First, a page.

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Wednesday, March 21, 2012

Social Mapping in the Classroom

The Huffington Post offered up what it called an infographic titled "'Community': A Map Of All The Dates, Sex, Hookups, Sexual Harassment And Other Intimate Relationships" to celebrate the return of the TV show "Community." The show, which I do not watch, is about a community college and the wacky people there. Really, like any good comedy, it's about how those wacky people connect. Thus it makes sense to build such a map.

What I like about this map is the non-standard types of connections defined. There are some adult ones, but there are other intriguing G-rated ones including "sang mall karaoke with" and "delivered a baby." Different colored lines connecting pairs of people distinguish the 12 different kinds of connections. I have to believe the types of connections selected for the map are particularly relevant for this TV show. If I chose to map, say Law and Order SVU, I'd have 12 different types of connections. I wonder what they would be?

Which brings me to a mapping exercise about which I'm daydreaming. Depending on the student population/subject/topic students might map the connections of their classmates or the characters in a book or those in a movie or TV show. The assignment might go something like this:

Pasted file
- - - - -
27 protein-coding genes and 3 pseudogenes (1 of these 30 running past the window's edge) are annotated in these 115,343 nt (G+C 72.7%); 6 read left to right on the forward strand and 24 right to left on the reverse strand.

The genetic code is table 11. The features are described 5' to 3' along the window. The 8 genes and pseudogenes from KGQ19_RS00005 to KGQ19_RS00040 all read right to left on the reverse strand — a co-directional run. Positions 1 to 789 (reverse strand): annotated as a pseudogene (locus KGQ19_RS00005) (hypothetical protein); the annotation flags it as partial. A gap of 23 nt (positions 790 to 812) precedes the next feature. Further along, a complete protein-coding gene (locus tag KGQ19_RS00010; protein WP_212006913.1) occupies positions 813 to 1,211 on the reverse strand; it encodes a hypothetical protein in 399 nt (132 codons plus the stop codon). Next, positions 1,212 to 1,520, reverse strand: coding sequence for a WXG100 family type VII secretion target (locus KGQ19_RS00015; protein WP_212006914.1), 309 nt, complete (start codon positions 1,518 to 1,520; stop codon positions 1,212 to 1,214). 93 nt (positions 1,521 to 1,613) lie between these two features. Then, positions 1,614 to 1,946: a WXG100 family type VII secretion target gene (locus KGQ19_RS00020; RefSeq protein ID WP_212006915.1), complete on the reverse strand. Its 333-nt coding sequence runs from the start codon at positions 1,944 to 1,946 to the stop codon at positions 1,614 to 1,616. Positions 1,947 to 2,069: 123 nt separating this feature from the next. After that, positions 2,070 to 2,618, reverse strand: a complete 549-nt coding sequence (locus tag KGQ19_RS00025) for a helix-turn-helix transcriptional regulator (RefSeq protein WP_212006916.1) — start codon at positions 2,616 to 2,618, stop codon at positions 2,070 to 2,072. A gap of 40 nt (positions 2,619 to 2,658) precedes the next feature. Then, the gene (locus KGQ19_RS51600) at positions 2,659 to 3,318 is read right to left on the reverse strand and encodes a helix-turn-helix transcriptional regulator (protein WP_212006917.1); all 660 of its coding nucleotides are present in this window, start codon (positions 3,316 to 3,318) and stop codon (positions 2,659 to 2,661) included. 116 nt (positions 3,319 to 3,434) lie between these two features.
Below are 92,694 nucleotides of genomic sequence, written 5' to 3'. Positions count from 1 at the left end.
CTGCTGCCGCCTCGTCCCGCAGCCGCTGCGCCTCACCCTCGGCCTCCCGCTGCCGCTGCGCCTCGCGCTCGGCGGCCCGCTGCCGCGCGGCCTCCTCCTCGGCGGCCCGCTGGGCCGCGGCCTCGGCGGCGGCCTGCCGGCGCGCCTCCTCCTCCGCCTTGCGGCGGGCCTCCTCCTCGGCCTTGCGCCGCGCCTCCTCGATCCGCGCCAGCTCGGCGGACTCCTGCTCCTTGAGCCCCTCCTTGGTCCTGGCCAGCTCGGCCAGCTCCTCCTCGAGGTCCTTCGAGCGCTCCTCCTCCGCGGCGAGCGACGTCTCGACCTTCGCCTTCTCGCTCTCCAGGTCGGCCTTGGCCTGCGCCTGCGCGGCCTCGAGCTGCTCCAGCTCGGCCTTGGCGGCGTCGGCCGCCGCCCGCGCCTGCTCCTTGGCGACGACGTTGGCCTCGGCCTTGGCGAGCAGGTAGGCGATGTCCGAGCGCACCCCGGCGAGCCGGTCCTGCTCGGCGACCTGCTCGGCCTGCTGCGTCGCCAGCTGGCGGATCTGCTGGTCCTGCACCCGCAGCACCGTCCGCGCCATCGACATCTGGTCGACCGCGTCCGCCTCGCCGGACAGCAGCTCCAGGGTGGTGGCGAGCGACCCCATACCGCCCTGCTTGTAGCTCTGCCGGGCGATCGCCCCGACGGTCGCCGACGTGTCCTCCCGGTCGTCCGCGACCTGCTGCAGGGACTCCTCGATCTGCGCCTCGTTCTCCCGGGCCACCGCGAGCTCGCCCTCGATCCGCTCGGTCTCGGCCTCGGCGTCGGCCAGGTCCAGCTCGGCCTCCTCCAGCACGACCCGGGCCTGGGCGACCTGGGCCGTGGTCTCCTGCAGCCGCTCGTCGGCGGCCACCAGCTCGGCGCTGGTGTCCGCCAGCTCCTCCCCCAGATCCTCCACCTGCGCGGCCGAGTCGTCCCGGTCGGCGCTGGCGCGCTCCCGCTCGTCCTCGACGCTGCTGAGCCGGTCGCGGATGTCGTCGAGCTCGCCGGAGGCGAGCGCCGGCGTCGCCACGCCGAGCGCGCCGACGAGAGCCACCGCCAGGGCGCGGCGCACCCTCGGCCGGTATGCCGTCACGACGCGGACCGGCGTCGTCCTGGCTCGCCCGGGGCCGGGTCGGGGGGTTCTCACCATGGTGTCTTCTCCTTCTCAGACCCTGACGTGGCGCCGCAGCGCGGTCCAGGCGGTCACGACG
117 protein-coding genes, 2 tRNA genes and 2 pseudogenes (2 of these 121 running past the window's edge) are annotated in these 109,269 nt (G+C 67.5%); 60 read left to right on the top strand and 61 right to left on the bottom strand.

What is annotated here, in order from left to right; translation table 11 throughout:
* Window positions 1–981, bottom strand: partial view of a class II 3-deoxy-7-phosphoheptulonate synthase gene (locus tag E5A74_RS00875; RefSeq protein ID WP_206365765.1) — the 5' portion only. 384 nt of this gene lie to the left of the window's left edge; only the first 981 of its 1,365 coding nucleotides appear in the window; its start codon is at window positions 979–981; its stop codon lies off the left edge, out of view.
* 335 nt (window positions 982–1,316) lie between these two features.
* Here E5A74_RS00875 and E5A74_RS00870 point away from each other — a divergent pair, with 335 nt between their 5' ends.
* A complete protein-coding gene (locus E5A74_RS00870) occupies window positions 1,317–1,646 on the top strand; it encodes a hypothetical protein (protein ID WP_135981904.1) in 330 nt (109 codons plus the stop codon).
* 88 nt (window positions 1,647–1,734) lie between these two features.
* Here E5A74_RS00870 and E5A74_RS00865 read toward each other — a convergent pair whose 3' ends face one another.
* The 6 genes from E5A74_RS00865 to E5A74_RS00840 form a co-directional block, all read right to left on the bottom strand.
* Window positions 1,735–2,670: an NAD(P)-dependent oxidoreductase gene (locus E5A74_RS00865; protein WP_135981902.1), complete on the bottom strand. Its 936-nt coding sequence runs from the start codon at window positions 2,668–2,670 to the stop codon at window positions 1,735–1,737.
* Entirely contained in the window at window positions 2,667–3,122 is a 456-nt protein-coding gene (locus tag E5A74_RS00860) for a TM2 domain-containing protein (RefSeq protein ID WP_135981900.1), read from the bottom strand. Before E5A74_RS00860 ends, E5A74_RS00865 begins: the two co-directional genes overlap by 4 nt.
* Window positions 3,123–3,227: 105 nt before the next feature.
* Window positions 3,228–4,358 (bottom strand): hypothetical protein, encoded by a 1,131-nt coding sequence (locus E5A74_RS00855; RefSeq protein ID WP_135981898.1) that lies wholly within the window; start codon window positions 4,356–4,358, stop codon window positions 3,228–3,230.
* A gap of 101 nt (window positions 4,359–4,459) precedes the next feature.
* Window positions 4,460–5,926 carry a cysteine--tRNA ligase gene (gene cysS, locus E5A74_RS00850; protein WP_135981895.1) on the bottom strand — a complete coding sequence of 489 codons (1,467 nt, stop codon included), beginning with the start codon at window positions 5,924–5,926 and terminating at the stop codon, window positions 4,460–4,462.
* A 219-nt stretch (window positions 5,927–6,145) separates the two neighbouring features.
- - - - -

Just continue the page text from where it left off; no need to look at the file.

1) Select a group of people to map;  a group of people you know well (from school, from a book, tv, movies, sports, your family, etc.)

2) Define the key types of connections within this group. They might be familial (sister/brother), interest based (both play baseball) or silly (both have fallen into the pond). Make sure some are geographic (they ride the same bus, live nearby, attend the same church).

3) Assign each type of connection a different color/symbol and map out the connections.

Reflection:

1) Count how many times each type of connection is represented.

2) Which type(s) of connection do you think is/are the most important? Is it the most common one? Why or why not?

3) Are some people more connected than others? Why?

4) How would you create categories of "connectedness?" How many categories would there be? What would you call the categories?

5) Can you draw any conclusions about the more connected people? The people with fewer connections?

6) Are geographic connections correlated with other types of connections? Which types of connections seem to "go together?" Why do you think that is?

Lesson Objectives:

1) understand and use the definition of a map: a representation of a set of elements and connections between them

2) define and evaluate the various types of connections between people, including geographic ones

3) identify connections that might be correlated ("go together")

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